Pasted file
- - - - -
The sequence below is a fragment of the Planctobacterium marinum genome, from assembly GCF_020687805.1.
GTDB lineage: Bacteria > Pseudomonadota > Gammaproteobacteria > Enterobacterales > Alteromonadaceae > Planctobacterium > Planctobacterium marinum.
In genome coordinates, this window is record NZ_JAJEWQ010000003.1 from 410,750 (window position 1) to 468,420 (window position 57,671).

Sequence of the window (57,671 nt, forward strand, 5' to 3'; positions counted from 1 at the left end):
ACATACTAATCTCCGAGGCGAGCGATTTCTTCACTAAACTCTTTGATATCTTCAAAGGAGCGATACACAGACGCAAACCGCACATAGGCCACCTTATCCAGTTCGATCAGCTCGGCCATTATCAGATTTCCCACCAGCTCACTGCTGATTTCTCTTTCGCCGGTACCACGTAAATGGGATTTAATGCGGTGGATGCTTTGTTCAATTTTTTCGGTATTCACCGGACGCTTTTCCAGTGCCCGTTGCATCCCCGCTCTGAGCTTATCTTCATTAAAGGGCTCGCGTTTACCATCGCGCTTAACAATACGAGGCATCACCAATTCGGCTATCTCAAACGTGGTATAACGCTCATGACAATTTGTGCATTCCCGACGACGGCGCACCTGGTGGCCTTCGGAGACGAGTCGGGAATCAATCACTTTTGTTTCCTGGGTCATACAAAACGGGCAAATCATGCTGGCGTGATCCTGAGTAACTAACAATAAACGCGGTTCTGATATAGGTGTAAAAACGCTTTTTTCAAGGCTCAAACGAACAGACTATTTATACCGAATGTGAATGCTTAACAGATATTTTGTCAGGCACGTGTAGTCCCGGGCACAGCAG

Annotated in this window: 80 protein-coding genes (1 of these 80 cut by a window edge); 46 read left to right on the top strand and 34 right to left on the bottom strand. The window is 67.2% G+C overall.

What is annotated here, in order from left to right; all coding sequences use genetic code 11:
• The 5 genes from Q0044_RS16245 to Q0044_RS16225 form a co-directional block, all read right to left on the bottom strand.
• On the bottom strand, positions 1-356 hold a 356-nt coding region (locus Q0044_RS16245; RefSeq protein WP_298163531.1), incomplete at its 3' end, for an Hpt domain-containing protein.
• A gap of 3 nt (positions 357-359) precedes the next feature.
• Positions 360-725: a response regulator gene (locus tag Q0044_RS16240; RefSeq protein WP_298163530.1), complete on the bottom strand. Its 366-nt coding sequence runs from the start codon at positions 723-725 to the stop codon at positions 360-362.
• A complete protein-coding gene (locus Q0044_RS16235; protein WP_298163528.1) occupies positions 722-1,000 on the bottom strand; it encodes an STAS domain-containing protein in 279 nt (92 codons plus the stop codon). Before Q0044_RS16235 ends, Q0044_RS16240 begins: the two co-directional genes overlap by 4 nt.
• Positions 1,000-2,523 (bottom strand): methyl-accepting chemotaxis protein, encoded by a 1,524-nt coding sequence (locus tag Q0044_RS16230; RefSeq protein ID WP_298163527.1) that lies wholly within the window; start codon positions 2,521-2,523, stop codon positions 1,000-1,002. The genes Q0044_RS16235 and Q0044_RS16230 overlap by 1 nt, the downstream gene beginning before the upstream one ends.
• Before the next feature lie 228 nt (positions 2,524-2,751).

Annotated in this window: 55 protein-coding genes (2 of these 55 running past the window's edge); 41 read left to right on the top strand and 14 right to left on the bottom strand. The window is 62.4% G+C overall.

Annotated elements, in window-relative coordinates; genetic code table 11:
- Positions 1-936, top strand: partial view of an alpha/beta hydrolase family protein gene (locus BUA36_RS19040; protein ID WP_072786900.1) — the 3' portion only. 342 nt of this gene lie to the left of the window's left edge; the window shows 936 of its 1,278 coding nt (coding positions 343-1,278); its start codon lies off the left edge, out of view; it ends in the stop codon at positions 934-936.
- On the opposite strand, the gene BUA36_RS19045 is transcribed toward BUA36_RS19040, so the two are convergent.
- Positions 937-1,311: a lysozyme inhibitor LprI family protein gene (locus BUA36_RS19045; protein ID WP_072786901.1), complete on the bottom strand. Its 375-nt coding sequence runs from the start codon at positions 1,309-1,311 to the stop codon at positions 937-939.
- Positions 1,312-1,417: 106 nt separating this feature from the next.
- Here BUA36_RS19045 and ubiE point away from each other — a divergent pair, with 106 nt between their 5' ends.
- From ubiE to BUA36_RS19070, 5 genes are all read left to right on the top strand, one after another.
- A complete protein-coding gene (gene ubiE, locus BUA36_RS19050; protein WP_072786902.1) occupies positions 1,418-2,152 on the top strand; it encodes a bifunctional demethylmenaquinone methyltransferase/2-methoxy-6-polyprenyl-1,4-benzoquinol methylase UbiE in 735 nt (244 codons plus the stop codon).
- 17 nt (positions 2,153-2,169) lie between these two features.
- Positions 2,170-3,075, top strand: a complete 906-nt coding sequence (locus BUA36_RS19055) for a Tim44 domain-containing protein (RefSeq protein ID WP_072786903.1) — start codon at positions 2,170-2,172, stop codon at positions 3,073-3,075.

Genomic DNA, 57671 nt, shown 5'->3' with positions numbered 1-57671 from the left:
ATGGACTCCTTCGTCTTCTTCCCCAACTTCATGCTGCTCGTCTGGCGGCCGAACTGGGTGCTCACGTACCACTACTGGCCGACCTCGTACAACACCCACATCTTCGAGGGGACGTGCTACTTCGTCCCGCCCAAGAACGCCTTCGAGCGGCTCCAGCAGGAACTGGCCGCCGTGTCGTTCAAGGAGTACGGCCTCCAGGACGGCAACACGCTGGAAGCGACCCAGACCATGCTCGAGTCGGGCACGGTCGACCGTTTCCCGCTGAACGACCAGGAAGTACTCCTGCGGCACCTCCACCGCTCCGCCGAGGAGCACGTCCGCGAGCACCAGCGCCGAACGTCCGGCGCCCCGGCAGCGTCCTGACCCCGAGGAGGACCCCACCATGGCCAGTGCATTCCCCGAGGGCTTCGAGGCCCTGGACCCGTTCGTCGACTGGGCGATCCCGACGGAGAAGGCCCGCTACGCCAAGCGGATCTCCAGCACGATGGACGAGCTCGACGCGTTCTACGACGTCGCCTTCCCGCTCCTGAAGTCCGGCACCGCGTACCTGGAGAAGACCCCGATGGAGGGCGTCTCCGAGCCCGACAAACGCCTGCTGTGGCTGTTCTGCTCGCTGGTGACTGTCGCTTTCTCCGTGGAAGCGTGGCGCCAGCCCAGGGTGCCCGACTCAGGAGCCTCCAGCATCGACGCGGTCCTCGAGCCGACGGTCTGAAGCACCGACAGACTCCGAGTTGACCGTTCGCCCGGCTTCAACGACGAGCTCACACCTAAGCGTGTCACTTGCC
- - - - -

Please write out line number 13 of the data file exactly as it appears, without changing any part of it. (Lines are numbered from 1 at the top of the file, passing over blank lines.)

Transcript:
• Positions 1,000-2,523 (bottom strand): methyl-accepting chemotaxis protein, encoded by a 1,524-nt coding sequence (locus tag Q0044_RS16230; RefSeq protein ID WP_298163527.1) that lies wholly within the window; start codon positions 2,521-2,523, stop codon positions 1,000-1,002. The genes Q0044_RS16235 and Q0044_RS16230 overlap by 1 nt, the downstream gene beginning before the upstream one ends.